MySQL and MariaDB Encryption Choices for Today’s Use Cases

MySQL and MariaDB Encryption Choices for Today’s Use Cases

Long a cornerstone of data security, encryption is becoming more important than ever as organizations come to grips with major trends like teleworking, privacy mandates and Zero Trust architectures. To comprehensively protect data from the widest possible range of threats and meet the demands of these new use cases, you need two fundamental encryption capabilities:

  1. The ability to encrypt sensitive data “at rest”—that is, where it resides on disk. This is a critical security capability for many organizations and applications, as well as a de facto requirement for compliance with privacy regulations like HIPAA, GDPR and CCPA. PCI DSS also requires that stored card data be encrypted.
  2. Encrypting data “in transit” across private and public networks. Common examples include using the HTTPS protocol for secure online payment transactions, as well as encrypting messages within VPN tunnels. Zero Trust further advocates encrypting data transmitted over your internal networks, since your “perimeter” is presumed to be compromised.

MySQL and MariaDB each support “at rest” and “in transit” encryption modalities. They both give you the ability to encrypt data at rest at the database level, as well as encrypting connections between the MySQL or MariaDB client and the server.

MySQL database-level encryption

MySQL has offered strong encryption for data at rest at the database level since MySQL 5.7. This feature requires no application code, schema or data type changes. It is also straightforward for DBAs, as it does not require them to manage associated keys. Keys can be securely stored separate from the data and key rotation is easy.

MySQL currently supports database-level encryption for general tablespaces, file-per-table tablespaces and the mysql system tablespace. While earlier MySQL versions encrypted only InnoDB tables, newer versions can also encrypt various log files (e.g., undo logs and redo logs). Also, beginning with MySQL 8.0.16, you can set an encryption default for schemas and general tablespaces, enabling DBAs to control whether tables are encrypted automatically.

MySQL database-level encryption is overall secure, easy to implement and adds little overhead. Among its limitations, it does not offer per-user granularity, and it cannot protect against a malicious root user (who can read the keyring file). Also, database-level encryption cannot protect data in RAM.

MySQL Enterprise Transparent Data Encryption

In addition to the generic database-level encryption just discussed, users of “select Commercial Editions” of MySQL Enterprise can also leverage Transparent Data Encryption (TDE). This feature encrypts data automatically, in real-time, before writing it to disk; and decrypts it automatically when reading it from disk.

TDE is “transparent” to users and applications in that it doesn’t require code, schema or data type changes. Developers and DBAs can encrypt/decrypt previously unencrypted MySQL tables with this approach. It uses database caching to improve performance and can be implemented without taking databases offline.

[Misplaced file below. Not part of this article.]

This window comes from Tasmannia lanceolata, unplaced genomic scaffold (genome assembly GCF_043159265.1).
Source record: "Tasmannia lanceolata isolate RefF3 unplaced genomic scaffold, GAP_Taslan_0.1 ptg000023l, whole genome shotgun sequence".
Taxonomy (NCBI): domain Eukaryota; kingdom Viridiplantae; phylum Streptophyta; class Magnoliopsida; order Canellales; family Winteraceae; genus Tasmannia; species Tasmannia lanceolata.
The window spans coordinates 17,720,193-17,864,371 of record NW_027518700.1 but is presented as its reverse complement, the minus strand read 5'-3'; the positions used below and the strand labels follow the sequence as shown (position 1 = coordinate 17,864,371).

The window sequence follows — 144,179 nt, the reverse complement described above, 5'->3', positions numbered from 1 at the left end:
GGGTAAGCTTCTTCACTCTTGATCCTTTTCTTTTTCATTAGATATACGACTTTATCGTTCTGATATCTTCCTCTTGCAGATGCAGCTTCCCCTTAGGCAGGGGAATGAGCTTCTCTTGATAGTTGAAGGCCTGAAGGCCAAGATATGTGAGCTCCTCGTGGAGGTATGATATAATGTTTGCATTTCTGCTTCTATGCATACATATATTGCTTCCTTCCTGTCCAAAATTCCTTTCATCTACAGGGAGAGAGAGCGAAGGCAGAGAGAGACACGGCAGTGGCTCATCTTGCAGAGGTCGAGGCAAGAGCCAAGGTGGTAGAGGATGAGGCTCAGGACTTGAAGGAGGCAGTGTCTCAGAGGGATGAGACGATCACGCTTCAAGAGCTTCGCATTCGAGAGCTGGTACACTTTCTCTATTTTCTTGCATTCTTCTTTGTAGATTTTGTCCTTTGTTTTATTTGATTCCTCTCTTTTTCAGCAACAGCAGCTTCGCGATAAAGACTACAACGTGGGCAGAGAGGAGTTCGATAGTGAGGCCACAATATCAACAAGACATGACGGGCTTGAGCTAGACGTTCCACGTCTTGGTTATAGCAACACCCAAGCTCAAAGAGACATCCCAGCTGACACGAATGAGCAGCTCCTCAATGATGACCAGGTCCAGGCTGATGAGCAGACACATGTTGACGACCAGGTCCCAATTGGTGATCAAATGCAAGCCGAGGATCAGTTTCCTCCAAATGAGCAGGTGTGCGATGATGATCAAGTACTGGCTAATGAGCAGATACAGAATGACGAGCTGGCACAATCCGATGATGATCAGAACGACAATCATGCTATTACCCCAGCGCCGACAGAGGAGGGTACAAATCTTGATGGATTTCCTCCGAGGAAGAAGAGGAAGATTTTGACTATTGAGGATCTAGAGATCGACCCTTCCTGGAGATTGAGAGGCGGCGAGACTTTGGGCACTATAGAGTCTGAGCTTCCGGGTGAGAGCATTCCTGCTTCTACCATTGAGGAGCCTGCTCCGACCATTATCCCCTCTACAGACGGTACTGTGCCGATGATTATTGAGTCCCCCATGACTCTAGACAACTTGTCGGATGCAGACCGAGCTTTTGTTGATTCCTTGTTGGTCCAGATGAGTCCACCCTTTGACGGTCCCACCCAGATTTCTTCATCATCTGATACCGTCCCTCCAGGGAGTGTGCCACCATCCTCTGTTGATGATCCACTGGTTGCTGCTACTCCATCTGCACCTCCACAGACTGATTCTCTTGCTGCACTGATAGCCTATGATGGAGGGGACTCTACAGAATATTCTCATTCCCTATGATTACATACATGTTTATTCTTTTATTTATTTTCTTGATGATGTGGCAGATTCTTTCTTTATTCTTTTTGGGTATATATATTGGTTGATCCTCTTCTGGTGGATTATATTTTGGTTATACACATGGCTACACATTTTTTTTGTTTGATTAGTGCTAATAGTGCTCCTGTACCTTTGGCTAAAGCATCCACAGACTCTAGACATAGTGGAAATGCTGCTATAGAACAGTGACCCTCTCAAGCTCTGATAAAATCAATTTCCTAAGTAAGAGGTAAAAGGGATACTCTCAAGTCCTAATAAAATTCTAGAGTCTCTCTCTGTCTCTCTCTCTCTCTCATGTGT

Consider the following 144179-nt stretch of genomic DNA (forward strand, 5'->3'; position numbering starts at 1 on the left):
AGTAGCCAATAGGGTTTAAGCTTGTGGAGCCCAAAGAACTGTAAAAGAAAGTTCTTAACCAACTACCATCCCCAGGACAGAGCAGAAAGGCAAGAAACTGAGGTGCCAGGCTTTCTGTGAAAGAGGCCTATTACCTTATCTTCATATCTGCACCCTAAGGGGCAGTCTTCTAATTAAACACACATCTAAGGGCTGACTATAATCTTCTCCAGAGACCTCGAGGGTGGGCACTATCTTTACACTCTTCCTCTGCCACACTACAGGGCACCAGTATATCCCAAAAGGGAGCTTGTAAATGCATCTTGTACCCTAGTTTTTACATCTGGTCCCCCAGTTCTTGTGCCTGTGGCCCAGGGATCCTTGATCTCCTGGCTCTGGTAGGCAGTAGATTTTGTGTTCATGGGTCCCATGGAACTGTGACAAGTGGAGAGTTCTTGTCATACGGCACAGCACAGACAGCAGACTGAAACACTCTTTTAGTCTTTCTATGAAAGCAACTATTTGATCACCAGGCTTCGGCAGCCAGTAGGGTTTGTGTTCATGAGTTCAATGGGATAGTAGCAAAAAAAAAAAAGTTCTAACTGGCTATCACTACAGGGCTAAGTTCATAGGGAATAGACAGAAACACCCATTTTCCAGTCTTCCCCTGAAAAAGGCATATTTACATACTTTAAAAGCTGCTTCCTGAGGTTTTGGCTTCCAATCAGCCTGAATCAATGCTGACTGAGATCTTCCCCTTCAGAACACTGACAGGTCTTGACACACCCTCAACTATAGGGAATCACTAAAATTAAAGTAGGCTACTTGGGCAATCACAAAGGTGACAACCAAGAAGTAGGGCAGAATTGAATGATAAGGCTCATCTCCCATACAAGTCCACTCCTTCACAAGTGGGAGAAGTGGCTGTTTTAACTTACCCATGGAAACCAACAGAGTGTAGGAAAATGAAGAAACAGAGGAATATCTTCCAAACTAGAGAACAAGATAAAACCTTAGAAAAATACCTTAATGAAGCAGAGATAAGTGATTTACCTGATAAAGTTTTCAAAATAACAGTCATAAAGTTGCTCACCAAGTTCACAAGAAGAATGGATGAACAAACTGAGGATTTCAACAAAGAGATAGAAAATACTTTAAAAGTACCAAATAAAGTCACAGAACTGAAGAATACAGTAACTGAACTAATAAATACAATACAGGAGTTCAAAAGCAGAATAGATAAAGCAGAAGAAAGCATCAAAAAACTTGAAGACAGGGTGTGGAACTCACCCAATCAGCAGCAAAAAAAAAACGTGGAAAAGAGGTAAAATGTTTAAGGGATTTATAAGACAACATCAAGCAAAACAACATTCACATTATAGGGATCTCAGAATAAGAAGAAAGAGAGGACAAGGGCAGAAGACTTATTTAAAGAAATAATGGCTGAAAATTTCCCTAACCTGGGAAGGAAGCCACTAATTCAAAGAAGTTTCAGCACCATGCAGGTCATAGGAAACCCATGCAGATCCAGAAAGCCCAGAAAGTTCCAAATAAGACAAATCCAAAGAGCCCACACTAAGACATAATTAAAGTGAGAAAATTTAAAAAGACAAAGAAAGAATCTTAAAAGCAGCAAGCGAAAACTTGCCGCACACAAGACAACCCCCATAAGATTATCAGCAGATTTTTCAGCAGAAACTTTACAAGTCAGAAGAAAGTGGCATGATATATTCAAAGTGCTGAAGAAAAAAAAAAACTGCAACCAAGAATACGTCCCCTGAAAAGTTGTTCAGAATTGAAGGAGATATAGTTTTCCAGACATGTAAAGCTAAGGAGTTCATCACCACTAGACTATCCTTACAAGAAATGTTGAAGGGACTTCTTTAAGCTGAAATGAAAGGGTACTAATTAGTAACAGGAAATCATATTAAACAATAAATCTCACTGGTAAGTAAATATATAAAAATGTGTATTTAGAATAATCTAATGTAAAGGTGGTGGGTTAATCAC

Other MySQL Enterprise Encryption Features

Besides TDE, MySQL Enterprise Edition 5.6 and newer offers encryption functions based on the OpenSSL library, which expose OpenSSL capabilities at the SQL level. By calling these functions, mySQL Enterprise applications can perform the following operations

  • Improve data protection with public-key asymmetric cryptography, which is increasingly advocated as hackers’ ability to crack hashed passwords increases 
  • Create public and private keys and digital signatures
  • Perform asymmetric encryption and decryption
  • Use cryptographic hashes for digital signing and data verification/validation

MariaDB database-level encryption

MariaDB has supported encryption of tables and tablespaces since version 10.1.3. Once data-at-rest encryption is enabled in MariaDB, tables that are defined with ENCRYPTED=YES or with innodb_encrypt_tables=ON will be encrypted. Encryption is supported for the InnoDB and XtraDB storage engines, as well as for tables created with ROW_FORMAT=PAGE (the default) for the Aria storage engine.

One advantage of MariaDB’s database-level encryption is its flexibility. When using InnoDB or XtraDB you can encrypt all tablespaces/tables, individual tables, or everything but individual tables. You can also encrypt the log files, which is a good practice.

Encrypted MariaDB data is decrypted only when accessed via the MariaDB database, which makes it highly secure. A potential downside is that MariaDB’s encryption adds about 3-5% data size overhead.

This post explains how to setup, configure and test database-level encryption in MariaDB. For an overview of MariaDB’s database-level encryption, see this page in the knowledgebase.

Encrypting data “in transit” with MySQL

To avoid exposing sensitive data to potential inspection and exfiltration if your internal network is compromised, or if the data is transiting public networks, you can encrypt the data when it passes between the MySQL client and the server.

MySQL supports encrypted connections between the server and clients via the Transport Layer Security (TLS) protocol, using OpenSSL.

By default, MySQL programs try to connect using encryption if it is supported on the server; unencrypted connections are the fallback. If your risk profile or regulatory obligations require it, MySQL lets you make encrypted connections mandatory.